University of Kansas Chancellor Douglas Girod said Monday that KU “ended up in a good place,” in the wake of last week’s addition of four schools to the revamped Big 12 Conference.
During Kansas Athletics Inc.’s quarterly meeting of its board of directors, Girod told the group that welcoming BYU, Cincinnati, Houston and UCF to the conference in the coming years will bring “a lot of strength to the Big 12 and will position us well as a conference as we have Texas and Oklahoma leaving us at some point.”
Their departure is yet to be determined, but it will be by 2025, when the Big 12’s grant of rights agreement. First-year KU Athletic Director Travis Goff said Monday that BYU joining the conference in 2023 and the other three by no later than 2024 was a possibility.
As a member of the Big 12’s expansion committee, Girod was privy to the conversations about each of the candidates discussed by the conference, and he said Monday that conference officials had specific discussions about BYU’s past policies against the LGBTQ+ community.
“They have demonstrated really significant progress in that area,” Girod said. “And I think all the presidents and chancellors felt pretty comfortable with that.”
Regardless of when all of the coming and going takes place, Goff reiterated that he believes the conference is in a much better place today than it was just a few weeks ago.
Goff first spoke about the Big 12’s new additions before last Friday’s game at Coastal Carolina. He said then that the athletic department would continue to emphasize doing what was best for Kansas first and foremost.
On Monday, Goff said seeing KU’s current conference home on more solid ground was positive.
“We are in a better stretch here,” Goff said. “The presidents, the chancellors, the commissioner and the rest of the makeup of the Big 12 really acted in strength with clarity around the paths forward, and, honestly, it was really the only path, to add back to the league to give it some more stability.”
Girod said he was pleased with both where KU stands today and what the school’s future “within the Big 12” now looks like. He also said that KU’s status as a Tier 1 AAU research university and a blue blood basketball program “positions KU particularly well during these conversations.”
“This is not your conference realignment of old,” Girod said. “This is not moving the deck chairs. We're seeing major changes (and probably will see) a very different looking NCAA after the first of the year. College athletics is shifting pretty dramatically under our feet.”
In other news at Monday’s meeting:
• Paul Pierce II, KU’s associate AD for Inclusive Excellence, gave a presentation about the department’s “Coach’s Playbook” initiative, which outlines the ways that KU’s coaches are handling and increasing inclusivity within their programs.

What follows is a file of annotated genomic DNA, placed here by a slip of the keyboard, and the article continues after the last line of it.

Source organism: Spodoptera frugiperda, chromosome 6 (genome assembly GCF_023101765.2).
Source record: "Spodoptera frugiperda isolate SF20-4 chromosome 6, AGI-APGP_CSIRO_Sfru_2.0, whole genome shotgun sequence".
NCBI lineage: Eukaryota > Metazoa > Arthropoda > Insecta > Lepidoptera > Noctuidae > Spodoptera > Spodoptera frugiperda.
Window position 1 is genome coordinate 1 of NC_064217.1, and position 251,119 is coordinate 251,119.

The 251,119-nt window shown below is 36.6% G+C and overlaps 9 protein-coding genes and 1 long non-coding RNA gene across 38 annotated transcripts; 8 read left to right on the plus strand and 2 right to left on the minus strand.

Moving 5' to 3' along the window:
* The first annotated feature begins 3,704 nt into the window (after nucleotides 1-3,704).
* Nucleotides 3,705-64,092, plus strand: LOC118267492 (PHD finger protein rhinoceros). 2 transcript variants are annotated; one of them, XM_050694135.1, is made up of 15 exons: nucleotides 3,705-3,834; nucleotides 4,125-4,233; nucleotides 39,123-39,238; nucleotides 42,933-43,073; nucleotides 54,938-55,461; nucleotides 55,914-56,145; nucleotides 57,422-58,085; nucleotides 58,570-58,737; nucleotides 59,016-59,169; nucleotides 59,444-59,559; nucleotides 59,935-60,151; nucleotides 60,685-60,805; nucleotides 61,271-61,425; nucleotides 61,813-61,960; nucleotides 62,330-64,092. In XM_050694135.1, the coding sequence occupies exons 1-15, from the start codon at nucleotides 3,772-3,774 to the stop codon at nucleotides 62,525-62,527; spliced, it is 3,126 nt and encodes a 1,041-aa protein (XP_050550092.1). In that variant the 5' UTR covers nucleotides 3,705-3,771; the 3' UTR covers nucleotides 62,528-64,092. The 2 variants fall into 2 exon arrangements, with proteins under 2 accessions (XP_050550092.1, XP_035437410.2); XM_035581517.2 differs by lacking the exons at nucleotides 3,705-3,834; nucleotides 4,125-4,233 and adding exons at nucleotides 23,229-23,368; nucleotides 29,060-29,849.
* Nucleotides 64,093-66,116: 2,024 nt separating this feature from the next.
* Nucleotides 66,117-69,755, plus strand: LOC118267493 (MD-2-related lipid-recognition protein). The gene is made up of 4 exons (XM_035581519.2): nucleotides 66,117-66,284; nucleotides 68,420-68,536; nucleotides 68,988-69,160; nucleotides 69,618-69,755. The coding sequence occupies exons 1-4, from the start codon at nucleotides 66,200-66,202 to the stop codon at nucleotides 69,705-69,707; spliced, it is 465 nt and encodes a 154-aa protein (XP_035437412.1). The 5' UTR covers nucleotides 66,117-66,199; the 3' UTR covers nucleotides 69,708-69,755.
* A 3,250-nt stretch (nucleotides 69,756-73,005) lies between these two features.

The playbook features four pillars that focus on everything from events and community outreach to hosting guest speakers and celebrating heritage months. The program was designed to cultivate a welcoming community that engages all aspects of diversity.
Examples include the men’s basketball program’s recent outing to the Negro Leagues Baseball Museum in Kansas City, Mo., and the football program welcoming in guest speaker C.L. Shepherd, a former NFL player and current motivational speaker whose tag line is “Born in the hood, reaching the world.”
“We already did a lot of these things,” Pierce said. “Which is the great part. Our coaches, throughout our athletic department, have been very aware of the need to create diversity inclusion conversations.”
• Goff said that KU and Kansas Team Health were close to finding a replacement for KU head team physician, Larry Magee, who Goff said was retiring at the end of the calendar year.
“We're closing in on finishing that search out,” Goff said. “Can't replace him fully after all he's done, but we're excited to land the next head team physician for KU athletics… (It’s a) really important hire for us and I’m excited about that.”
• While KAI is still at the beginning of fiscal year 2022, the department’s chief financial officer, Pat Kaufman, provided a final update on the numbers for fiscal year 2021.
After budgeting for a deficit of $11 million last February, Kaufman said the department actually came in with a deficit of around $5 million. When adding to that the surplus carried over from the previous year, Kaufman said KAI “pretty much broke even” on the two-year combined impact of the COVID-19 pandemic.
Salary cuts, furloughs, reduced travel and other cost-savings measures helped KU minimize the negative impact of the sports world shutting down in March of 2020.
“It looks like we were able to escape the two-year COVID impact,” Kaufman said. “But we still have a lot of work to do. Our season ticket holders and donors are still trying to be comfortable coming back into our indoor venues and those types of things, so we know we've got our challenges for our (fiscal year 22), which we're working hard towards.”
Added Girod: “There’s a lot of hard work hidden in all those numbers.”